In a recent podcast, Bill Simmons interviewed Buzz Bissinger on the BS Report (July 28, 2010). Bissinger gained some negative exposure as he had railed against the blogosphere and sports analysis. In this podcast, Bissinger was given some time to elaborate on his thoughts. He most certainly is not a raving lunatic, but he did say a few things that I find representative of how statistical analyses are often misinterpreted by non-scientists (and  even scientists.)

Bissinger took the opportunity to trash Michael Lewis’s Moneyball, mostly by pointing out how Billy Beane isn’t so smart, and that all in the end, the statistical techniques didn’t work – only Kevin Youkilis – mentioned in the book, had proven to be a success. I think that misses the point. Yes, the book documents the tension between the scouts and the stat-heads. I think Lewis chose this approach to make the book more appealing, by taking the human interest angle, than simply writing a technical description of Beane’s “new” approach. Perhaps Lewis overstates the case in showing how entrenched baseball GMs were in relying on eyeball and qualitative skill assessments, but the point I got from the book was that: Beane worked under money constraints. He needed a competitive edge. Most baseball organizations relied on scouts. Beane thought that to be successful, he needed to do something different (but presumably had some relevance) to provide baseball success.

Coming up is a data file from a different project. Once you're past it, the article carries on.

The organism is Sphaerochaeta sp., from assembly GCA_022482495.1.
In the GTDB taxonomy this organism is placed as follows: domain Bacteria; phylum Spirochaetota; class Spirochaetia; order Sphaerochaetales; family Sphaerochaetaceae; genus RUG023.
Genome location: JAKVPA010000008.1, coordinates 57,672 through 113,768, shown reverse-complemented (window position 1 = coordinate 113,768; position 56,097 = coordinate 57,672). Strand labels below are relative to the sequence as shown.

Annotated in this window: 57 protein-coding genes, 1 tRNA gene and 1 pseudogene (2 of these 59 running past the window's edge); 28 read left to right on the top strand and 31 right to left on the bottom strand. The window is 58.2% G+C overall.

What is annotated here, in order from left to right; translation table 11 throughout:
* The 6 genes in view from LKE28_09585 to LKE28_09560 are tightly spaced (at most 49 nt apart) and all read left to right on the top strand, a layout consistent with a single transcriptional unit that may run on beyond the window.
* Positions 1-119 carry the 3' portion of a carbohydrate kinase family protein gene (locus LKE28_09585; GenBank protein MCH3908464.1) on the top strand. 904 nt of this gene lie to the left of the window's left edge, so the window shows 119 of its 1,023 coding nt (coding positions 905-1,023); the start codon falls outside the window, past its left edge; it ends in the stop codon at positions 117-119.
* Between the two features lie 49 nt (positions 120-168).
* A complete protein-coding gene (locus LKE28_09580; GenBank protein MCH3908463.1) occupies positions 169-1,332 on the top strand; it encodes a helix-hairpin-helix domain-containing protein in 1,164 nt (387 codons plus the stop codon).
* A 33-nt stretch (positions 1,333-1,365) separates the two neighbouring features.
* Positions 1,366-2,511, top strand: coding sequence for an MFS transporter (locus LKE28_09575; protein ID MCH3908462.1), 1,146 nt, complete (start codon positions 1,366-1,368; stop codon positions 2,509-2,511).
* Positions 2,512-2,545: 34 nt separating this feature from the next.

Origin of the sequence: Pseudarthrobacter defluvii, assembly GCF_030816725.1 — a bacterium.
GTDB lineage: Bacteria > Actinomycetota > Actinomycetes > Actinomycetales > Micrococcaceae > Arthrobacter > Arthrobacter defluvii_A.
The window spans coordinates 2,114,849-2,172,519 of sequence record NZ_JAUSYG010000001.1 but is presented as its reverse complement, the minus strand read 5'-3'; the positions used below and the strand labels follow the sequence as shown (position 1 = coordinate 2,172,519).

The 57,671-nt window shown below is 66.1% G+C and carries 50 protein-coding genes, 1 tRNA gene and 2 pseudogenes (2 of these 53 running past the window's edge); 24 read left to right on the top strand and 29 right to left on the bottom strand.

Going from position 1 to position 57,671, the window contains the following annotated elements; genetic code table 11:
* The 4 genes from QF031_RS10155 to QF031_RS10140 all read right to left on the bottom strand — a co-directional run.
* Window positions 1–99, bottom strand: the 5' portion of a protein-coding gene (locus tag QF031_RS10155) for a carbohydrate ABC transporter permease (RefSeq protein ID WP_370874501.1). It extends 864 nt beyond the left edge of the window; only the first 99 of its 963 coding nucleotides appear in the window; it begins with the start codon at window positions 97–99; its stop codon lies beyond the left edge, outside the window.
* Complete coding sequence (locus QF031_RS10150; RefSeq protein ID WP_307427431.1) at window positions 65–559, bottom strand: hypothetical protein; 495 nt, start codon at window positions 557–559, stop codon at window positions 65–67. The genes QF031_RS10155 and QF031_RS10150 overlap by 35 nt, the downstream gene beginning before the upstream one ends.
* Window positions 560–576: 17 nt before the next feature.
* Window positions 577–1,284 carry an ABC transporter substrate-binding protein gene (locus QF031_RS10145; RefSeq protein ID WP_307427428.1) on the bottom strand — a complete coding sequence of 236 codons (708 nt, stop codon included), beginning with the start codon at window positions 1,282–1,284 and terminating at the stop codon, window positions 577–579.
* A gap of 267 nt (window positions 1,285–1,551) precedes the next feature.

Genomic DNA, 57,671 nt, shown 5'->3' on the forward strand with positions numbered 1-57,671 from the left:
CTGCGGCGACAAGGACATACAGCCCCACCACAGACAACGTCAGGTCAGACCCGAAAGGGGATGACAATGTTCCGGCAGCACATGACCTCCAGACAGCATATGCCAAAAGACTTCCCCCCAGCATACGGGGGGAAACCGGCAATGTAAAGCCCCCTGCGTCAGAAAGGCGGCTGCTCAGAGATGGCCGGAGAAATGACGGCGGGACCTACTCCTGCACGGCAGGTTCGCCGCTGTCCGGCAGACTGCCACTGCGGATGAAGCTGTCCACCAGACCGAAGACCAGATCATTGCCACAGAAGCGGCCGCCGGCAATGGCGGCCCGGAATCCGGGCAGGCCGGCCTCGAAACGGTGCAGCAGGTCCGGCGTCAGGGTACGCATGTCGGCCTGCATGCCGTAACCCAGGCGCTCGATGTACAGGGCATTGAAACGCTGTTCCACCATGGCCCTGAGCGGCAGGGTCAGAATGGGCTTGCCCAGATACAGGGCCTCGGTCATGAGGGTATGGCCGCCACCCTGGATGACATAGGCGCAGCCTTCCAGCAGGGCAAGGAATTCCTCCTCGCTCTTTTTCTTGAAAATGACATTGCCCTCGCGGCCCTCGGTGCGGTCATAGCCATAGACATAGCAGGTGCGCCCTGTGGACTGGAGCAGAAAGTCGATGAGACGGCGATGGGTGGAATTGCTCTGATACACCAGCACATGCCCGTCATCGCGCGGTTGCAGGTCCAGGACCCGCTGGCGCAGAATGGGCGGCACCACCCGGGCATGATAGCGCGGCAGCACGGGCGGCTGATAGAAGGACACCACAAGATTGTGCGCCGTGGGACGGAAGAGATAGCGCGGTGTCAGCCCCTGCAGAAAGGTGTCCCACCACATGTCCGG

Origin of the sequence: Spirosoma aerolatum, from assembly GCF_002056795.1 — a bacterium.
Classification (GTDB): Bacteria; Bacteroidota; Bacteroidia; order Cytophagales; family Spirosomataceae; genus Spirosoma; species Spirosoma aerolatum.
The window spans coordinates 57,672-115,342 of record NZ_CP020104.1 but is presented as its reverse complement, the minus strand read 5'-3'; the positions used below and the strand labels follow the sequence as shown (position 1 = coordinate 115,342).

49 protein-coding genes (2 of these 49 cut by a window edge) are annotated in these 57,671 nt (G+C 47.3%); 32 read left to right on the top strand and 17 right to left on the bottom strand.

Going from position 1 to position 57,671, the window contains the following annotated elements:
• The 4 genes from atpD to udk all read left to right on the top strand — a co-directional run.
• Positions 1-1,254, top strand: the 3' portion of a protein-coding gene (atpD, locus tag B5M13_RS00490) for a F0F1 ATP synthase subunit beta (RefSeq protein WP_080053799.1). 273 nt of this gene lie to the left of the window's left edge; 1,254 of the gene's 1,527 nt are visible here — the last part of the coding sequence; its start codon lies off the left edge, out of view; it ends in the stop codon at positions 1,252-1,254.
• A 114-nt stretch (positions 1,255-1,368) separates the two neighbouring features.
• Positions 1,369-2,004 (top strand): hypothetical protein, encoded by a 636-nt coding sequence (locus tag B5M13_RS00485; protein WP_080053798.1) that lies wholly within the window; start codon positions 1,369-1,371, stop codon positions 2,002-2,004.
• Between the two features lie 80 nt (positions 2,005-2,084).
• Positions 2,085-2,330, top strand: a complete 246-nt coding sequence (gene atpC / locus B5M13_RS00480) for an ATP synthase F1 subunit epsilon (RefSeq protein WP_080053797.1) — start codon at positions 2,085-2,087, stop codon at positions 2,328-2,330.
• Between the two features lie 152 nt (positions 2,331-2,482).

Beane could have used fortune tellers; I think the technique in Moneyball (i.e. statistical analysis) is besides the point. Beane found something that was different and based more of his decisions on this new evaluation method. This is a separate issue from how well the new techniques performed. the first issue is whether the new technique told him something different. As it happens (as documented in Moneyball,  Bill James’s Baseball Abstracts, and by many sports writers and analysts), it did. The result is that Beane was able to leverage that difference – in this case, he valued some abilities that others did not – and signed those players to his roster. The assumption is that if his techniques couldn’t give him anything different from previous methods of evaluation, than he would have had nothing to exploit.

The second point is whether the techniques told him something that was correct. And again, the stats did provide him with a metric that has a high correlation with winning baseball games – the on-base percentage. So one thing he was able to exploit was the perception in value of batting average (BA) versus on-base percentage (OBP). He couldn’t sign power hitters: GMs – and fans – like home runs. He avoided signing hitters with high BA and instead signed those with high OBP.